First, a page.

Contenções Ortodônticas , Ortodontia Corretiva/métodos , Adulto , Criança , Humanos , Ensaios Clínicos Controlados Aleatórios como Assunto , Migração de Dente/prevenção & controle
8.
Angle Orthod ; 86(1): 149-56, 2016 Jan.
Artigo em Inglês | MEDLINE | ID: mdl-25811246

RESUMO

OBJECTIVE: To compare pain experience between self-ligating and conventional preadjusted edgewise appliance systems with a two-arm parallel trial. MATERIALS AND METHODS: A prospective multicenter randomized controlled clinical trial was conducted in three hospital orthodontic departments. Subjects were randomly allocated to receive treatment with either a self-ligating (3M SmartClip™) or conventional (3M Victory™) bracket system with stratification for operator and center. Standardized protocol was followed for bracket bonding procedure and archwire sequence. Subject pain was recorded using a Verbal Rating Scale to assess discomfort felt on the teeth and soft tissues at the time of the appointment and 1, 3, and 5 days after each archwire change up to the working archwire. Multilevel modeling was used to analyze the data by blinded assessors. RESULTS: One hundred thirty-eight subjects (mean age 14 years 11 months) were enrolled in the study, of which 135 subjects (97.8%) completed the study and 113 (82%) returned the required data regarding pain/discomfort. Perceived pain was statistically higher with the SmartClip™ system compared to the Victory™ system, but this difference was not deemed to be clinically significant. Discomfort was greatest after placement of the initial 0.014-inch nickel-titanium archwire, compared with subsequent wires, and was greatest on day 1, less on day 3, and much less on day 5 after each archwire change. Age and gender did not affect the level of discomfort experienced by subjects undergoing fixed appliance treatment. CONCLUSION: No clinically significant difference in pain experience was found between patients treated with a self-ligating bracket system compared to those treated with a conventional ligation system.


Assuntos
Desenho de Aparelho Ortodôntico , Braquetes Ortodônticos , Percepção da Dor , Adolescente , Humanos , Fios Ortodônticos , Estudos Prospectivos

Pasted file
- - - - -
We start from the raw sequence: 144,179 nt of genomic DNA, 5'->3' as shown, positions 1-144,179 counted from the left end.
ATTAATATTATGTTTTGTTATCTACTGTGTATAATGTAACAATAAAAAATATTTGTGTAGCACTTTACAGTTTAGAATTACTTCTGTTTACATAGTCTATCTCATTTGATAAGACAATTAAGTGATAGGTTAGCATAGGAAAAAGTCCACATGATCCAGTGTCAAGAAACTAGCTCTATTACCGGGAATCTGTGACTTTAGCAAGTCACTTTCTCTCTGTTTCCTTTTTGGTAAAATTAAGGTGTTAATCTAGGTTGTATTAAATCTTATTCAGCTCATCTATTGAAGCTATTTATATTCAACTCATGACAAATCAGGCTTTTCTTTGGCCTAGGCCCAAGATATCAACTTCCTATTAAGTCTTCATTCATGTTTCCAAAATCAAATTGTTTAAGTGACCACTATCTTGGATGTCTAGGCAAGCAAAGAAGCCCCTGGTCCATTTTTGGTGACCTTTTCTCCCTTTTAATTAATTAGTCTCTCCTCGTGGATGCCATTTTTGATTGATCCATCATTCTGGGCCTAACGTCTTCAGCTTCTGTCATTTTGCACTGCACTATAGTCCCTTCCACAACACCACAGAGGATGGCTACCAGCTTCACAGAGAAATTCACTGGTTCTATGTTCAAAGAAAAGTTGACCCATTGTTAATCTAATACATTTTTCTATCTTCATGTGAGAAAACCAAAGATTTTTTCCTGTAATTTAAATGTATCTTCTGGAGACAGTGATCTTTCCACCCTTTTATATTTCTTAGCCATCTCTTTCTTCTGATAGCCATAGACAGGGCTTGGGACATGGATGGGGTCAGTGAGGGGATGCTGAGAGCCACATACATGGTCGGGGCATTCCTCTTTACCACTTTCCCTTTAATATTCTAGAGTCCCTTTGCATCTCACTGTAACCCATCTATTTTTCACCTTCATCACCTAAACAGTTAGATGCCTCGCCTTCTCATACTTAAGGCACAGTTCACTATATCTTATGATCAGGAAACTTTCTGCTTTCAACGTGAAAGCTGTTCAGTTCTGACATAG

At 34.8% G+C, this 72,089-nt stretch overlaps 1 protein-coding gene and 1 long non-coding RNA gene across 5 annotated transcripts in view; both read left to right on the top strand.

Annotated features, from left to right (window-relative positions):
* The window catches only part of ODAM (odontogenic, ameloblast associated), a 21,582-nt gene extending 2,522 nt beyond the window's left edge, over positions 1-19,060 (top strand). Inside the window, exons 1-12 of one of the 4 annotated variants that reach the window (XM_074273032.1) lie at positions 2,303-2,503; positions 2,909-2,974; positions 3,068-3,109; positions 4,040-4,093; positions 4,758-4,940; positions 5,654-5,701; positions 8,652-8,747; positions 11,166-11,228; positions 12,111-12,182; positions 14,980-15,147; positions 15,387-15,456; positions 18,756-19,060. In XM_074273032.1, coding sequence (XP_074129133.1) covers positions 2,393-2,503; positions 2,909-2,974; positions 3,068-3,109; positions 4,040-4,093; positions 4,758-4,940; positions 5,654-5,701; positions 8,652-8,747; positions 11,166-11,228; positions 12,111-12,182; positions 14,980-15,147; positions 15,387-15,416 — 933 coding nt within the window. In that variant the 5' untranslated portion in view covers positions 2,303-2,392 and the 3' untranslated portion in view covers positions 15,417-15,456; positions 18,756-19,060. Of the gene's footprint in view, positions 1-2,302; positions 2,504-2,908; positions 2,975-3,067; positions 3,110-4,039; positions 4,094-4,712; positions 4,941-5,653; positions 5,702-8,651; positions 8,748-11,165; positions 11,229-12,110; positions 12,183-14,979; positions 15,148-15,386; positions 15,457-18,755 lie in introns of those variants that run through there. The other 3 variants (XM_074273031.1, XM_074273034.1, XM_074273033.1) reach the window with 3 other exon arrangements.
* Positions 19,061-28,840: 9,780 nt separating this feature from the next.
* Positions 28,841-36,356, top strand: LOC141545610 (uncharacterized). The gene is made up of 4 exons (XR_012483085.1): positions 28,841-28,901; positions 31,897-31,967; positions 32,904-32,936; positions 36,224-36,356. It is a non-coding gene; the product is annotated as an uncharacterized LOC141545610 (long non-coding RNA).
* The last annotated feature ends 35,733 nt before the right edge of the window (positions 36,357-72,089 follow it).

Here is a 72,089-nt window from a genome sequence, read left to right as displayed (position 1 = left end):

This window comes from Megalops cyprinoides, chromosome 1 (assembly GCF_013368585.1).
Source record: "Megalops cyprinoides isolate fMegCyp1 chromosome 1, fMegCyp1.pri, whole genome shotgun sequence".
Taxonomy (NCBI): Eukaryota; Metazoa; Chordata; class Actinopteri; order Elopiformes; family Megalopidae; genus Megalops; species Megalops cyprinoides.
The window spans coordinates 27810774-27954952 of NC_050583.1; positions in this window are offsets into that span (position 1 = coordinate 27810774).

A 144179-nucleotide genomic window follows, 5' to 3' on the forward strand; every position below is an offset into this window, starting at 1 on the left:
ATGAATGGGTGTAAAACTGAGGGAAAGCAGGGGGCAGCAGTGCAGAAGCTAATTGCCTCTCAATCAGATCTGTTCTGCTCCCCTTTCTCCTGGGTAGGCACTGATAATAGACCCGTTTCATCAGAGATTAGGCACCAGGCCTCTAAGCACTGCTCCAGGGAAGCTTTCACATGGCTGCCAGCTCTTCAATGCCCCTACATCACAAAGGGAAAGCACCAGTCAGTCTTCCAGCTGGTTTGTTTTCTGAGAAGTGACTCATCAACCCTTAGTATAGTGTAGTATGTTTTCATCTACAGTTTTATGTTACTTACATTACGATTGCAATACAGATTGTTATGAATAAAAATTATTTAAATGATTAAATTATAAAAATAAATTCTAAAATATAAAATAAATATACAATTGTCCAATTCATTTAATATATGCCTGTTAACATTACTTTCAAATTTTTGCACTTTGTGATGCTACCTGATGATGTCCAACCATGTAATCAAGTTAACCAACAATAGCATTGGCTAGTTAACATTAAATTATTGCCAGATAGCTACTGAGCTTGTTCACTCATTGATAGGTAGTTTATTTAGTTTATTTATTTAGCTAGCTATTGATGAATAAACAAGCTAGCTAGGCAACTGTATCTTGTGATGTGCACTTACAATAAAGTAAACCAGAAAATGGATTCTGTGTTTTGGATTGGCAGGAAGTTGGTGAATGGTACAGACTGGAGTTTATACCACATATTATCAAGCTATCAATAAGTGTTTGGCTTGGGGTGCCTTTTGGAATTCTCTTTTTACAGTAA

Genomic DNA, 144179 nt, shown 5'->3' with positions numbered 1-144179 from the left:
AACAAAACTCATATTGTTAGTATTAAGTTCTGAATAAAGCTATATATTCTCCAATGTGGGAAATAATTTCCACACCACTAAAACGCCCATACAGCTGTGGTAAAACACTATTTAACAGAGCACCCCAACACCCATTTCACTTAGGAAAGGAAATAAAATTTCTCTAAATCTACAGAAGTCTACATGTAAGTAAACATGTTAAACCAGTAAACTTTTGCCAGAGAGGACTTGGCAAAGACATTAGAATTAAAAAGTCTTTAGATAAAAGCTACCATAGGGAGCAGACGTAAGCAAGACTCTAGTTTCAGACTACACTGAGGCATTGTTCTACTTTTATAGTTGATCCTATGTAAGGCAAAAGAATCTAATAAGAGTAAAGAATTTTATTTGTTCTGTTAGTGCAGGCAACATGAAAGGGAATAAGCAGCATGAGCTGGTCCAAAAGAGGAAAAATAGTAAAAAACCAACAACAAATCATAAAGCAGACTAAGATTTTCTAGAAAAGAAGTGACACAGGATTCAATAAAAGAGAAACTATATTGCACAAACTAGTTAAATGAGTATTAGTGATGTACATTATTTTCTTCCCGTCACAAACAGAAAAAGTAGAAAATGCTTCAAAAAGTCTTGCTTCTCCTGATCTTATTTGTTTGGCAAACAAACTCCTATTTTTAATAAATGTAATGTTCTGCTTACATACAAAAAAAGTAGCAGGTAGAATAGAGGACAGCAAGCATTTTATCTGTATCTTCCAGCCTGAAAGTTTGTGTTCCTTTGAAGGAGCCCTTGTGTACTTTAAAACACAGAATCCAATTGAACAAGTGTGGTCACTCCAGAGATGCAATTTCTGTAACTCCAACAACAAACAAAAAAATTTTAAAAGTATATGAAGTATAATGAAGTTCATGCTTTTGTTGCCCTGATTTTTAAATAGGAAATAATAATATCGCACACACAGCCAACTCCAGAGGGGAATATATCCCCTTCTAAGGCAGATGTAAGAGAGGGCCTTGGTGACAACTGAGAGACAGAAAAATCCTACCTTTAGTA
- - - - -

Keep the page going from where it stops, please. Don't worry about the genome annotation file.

9.
Angle Orthod ; 86(1): 142-8, 2016 Jan.
Artigo em Inglês | MEDLINE | ID: mdl-25853795

RESUMO

OBJECTIVE: To use a two-arm parallel trial to compare treatment efficiency between a self-ligating and a conventional preadjusted edgewise appliance system. MATERIALS AND METHODS: A prospective multi-center randomized controlled clinical trial was conducted in three hospital orthodontic departments. Subjects were randomly allocated to receive treatment with either a self-ligating (3M SmartClip) or conventional (3M Victory) preadjusted edgewise appliance bracket system using a computer-generated random sequence concealed in opaque envelopes, with stratification for operator and center. Two operators followed a standardized protocol regarding bracket bonding procedure and archwire sequence. Efficiency of each ligation system was assessed by comparing the duration of treatment (months), total number of appointments (scheduled and emergency visits), and number of bracket bond failures. RESULTS: One hundred thirty-eight subjects (mean age 14 years 11 months) were enrolled in the study, of which 135 subjects (97.8%) completed treatment. The mean treatment time and number of visits were 25.12 months and 19.97 visits in the SmartClip group and 25.80 months and 20.37 visits in the Victory group. The overall bond failure rate was 6.6% for the SmartClip and 7.2% for Victory, with a similar debond distribution between the two appliances. No significant differences were found between the bracket systems in any of the outcome measures. No serious harm was observed from either bracket system. CONCLUSIONS: There was no clinically significant difference in treatment efficiency between treatment with a self-ligating bracket system and a conventional ligation system.


Assuntos
Desenho de Aparelho Ortodôntico , Braquetes Ortodônticos , Ortodontia Corretiva , Adolescente , Agendamento de Consultas , Humanos , Estudos Prospectivos
10.
Eur J Orthod ; 37(2): 147-55, 2015 Apr.
Artigo em Inglês | MEDLINE | ID: mdl-25234405

RESUMO